5. Go dogsledding in the home of the Iditarod

Dog sled race

Musher riding behind dogs sled racing to the finish line. Photo by Pavel Sukhov/

In the past, mushers and teams of Alaskan huskies delivered essential supplies to hard-to-reach Alaska Native communities, and every March the extreme, 1,000-mile Iditarod Trail Sled Dog Race commemorates that history.

Dog-training takes place year-round, and some professional mushers open their facilities to visitors. In summer, thrill-seekers can take a helicopter tour across the Juneau Icefield to the top of a glacier for a dogsled ride on snow and ice. Or you can help the huskies exercise by riding in a dog-pulled, wheeled cart.

6. Sail the Inside Passage

Humpback whale tail

Humpback whale tail emerges from the water. Photo courtesy Celebrity Cruises®

The 500-mile-long Inside Passage, known for its calm waters, is Alaska’s prime cruise destination in the state’s scenic, history- and culture-rich southeast, and lines like Celebrity Cruises® offer sailings there from Seattle. 

Ships sail past vast expanses of wilderness—rainforest as green as emeralds, isolated islands where bears are the main residents, and snow-capped peaks—into breathtaking fjords, around blue icebergs, and close to immense, active glaciers. Keep your binoculars at the ready to spot whales, including humpbacks.

Port calls provide access to remote coastal communities. In Alaska Native-owned Icy Strait Point, you can watch Huna Tlingit dancers in Hoonah village, or take the “world’s largest” ZipRider down a mountain.

Discover the Rugged Beauty of Alaska

Discover the Rugged Beauty of Alaska

Book an oceanview stateroom and receive $100 onboard credit. Plus, choose All Included fares for free drinks, Wi-Fi, and gratuities.

7. Hike at Mendenhall Glacier

Mendenhall Glacier hike tour

Trekking on Mendenhall Glacier. Photo by matthew knutson/

About a 12-mile drive from Alaska’s capital city of Juneau, Mendenhall Glacier is accessible by land and one of the most-visited glaciers in the world, drawing about 700,000 people annually, according to the U.S. Bureau of Land Management.

At the U.S. Forest Service-operated visitor center, you’ll learn glacier facts, watch a 15-minute film, and catch glacial views through large observation windows. But the real fun is hiking the well-marked trails. The 2-mile round-trip hike to Nugget Falls gets so close to glacial water that you might feel the chill on your cheeks. Another easy walk is on a raised platform overlooking a creek sometimes occupied by salmon-fishing bears.

8. Reel in a big one in the ‘salmon capital of the world’

Part of The Rock statue and Kethikan's Welcome arch sign

Ketchikan's The Rock statue and welcome arch greets visitors. Photo by Steve Roxbury/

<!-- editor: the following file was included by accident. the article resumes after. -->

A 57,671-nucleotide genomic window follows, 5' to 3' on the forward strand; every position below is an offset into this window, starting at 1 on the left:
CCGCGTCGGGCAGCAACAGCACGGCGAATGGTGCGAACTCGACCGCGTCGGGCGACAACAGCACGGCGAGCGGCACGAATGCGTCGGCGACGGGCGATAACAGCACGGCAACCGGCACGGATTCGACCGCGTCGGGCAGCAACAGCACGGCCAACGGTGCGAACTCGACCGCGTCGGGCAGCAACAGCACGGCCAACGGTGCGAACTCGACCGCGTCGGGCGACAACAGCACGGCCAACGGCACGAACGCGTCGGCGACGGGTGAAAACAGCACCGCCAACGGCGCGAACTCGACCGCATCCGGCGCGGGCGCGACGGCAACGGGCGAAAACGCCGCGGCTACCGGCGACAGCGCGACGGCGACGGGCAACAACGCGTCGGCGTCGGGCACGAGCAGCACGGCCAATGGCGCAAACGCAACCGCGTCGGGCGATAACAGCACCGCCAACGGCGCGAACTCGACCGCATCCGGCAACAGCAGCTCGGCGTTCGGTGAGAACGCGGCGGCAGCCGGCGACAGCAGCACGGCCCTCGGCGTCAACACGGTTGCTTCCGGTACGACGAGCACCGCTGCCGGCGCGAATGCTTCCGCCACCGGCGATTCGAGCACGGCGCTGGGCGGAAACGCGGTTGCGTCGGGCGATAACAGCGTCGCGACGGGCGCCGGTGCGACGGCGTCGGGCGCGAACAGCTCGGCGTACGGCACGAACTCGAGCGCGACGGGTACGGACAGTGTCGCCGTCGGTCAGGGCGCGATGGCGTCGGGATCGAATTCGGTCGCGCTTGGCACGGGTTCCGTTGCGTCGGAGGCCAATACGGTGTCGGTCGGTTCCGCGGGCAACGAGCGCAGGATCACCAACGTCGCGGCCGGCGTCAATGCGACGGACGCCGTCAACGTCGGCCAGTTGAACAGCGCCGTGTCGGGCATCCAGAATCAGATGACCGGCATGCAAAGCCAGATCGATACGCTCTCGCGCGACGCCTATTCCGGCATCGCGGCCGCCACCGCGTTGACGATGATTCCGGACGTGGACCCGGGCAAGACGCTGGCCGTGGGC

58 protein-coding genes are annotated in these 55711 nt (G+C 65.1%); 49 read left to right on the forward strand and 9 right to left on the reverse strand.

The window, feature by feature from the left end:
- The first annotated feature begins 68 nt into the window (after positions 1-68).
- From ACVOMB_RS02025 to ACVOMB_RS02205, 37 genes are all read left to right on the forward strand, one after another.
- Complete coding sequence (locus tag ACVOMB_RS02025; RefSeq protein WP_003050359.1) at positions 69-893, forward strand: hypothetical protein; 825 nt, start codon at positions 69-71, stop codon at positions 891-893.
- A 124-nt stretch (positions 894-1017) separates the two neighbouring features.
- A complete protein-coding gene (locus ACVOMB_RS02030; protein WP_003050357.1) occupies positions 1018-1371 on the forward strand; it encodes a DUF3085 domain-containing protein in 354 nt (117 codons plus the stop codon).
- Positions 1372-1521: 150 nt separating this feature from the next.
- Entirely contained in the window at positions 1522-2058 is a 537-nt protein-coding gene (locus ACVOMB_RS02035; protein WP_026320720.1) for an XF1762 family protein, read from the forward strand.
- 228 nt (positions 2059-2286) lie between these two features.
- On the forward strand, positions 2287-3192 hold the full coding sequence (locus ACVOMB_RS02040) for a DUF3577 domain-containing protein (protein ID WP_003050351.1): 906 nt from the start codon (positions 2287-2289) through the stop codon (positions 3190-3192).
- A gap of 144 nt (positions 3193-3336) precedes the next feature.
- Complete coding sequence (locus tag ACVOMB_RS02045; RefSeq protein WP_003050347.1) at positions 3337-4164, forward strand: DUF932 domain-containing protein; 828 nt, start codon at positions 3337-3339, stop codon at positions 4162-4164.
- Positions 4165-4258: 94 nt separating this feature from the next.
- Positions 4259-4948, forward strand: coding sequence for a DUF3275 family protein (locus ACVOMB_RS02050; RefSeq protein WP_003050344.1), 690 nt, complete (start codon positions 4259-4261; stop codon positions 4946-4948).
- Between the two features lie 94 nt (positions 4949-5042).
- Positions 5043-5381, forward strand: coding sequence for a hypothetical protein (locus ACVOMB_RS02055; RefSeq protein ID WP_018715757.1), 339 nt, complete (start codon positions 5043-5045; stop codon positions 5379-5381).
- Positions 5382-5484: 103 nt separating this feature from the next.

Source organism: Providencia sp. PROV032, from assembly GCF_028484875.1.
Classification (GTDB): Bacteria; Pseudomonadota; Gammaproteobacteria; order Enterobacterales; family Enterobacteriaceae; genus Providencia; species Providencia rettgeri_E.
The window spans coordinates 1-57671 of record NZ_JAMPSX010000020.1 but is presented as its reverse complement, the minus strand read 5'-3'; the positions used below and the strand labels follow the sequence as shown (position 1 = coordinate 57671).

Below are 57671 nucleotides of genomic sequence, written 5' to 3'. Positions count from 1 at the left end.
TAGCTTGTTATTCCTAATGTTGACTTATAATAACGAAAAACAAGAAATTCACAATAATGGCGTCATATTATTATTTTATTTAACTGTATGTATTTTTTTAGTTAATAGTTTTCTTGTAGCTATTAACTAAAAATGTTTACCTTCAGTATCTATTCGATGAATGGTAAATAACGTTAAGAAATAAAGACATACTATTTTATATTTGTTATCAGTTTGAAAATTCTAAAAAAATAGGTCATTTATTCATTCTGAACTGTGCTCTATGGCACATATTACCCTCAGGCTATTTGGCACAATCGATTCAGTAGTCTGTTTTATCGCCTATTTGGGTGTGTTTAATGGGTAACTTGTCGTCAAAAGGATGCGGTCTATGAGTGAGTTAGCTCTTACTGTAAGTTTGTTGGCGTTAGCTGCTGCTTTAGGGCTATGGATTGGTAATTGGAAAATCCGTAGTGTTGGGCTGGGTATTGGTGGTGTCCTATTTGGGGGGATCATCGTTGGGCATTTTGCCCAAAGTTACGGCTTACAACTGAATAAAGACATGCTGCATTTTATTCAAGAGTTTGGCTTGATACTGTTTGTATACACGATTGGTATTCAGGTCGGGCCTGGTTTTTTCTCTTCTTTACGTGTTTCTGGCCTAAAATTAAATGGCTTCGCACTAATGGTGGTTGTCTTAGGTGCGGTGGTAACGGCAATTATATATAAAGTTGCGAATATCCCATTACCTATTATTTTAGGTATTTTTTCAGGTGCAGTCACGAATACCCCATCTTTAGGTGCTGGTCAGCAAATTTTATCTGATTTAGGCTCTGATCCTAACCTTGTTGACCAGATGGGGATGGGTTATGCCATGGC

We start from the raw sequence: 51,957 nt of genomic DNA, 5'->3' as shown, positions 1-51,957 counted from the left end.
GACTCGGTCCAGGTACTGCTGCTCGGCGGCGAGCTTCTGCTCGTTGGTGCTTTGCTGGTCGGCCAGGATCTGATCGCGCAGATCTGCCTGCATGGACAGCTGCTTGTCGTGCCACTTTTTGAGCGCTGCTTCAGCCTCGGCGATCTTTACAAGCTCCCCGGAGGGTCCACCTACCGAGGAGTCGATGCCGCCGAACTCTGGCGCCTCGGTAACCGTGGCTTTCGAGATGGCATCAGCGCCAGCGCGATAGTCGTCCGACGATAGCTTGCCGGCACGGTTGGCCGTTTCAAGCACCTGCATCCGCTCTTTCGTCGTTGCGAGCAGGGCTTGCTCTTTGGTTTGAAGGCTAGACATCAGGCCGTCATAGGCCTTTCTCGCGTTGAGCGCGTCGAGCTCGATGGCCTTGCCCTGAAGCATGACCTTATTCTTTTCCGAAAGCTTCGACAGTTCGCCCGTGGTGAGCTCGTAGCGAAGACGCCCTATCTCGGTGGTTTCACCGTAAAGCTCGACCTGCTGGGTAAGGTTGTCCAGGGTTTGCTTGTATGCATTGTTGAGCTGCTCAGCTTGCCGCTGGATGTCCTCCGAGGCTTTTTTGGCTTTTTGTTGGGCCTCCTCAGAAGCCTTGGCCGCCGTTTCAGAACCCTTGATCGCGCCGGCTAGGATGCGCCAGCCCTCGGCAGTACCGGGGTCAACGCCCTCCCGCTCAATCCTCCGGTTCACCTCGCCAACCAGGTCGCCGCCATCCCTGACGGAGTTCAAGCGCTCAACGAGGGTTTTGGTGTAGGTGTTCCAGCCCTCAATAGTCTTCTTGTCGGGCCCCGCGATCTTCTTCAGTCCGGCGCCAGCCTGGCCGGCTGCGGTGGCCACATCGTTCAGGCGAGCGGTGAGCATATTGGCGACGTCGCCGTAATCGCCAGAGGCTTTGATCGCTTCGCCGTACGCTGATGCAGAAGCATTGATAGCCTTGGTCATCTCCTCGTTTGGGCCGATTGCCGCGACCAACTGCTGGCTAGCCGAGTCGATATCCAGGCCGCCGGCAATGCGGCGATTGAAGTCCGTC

Deep-sea fishing is one of the most popular excursions in Alaska. Whether you’re a novice or an experienced angler, you can try to reel in salmon or halibut from the waters off Ketchikan, a historic fishing port and self-proclaimed “salmon capital of the world.”

Some tour companies will process your catch and ship it directly to your home. If you’re on a Princess Cruises® ship, you can enjoy your fish cooked by on-board chefs.

If fly-fishing is more your thing, floatplanes can transport you to remote streams.

9. Delve into the history of Alaska Native totem poles

Totem poles near Ketchikan, Alaska

Totem poles at Saxman Villiage tribal house. Photo by Scott Griessel/Creatista/

To Alaska Natives, totem poles are not only works of art but also sacred history lessons, meant to be read and interpreted. Created in southeast Alaska by Tlingit, Eyak, Tsimshian, and Haida master carvers, they commemorate events; pay tribute to important people and family members; and depict real-life experiences and folklore. The stories are fascinating.

You can find the largest concentration of totem poles in Alaska in and around Ketchikan. At Saxman Native Village, take a tour with young people from the Alaska Native community to see some 2 dozen standing poles.

Fran Golden is an award-winning cruise writer and co-author of 100 Things to Do in Alaska Before You Die (Reedy Press, 2021).

Follow us on Instagram

Follow @AAAAutoClubEnterprises for the latest on what to see and do.

Read more articles

You'll find more of the articles you love to read at AAA Insider.

Travel offers & deals

" "

Hot travel deals

Get the latest offers from AAA Travel’s preferred partners.

" "

Travel with AAA

See how we can help you plan, book, and save on your next vacation.

" "

Entertainment savings

Save big with AAA discounts on tickets to your next adventure.

" "

Travel with confidence

Purchase travel insurance with Allianz Global Assistance.

back to top icon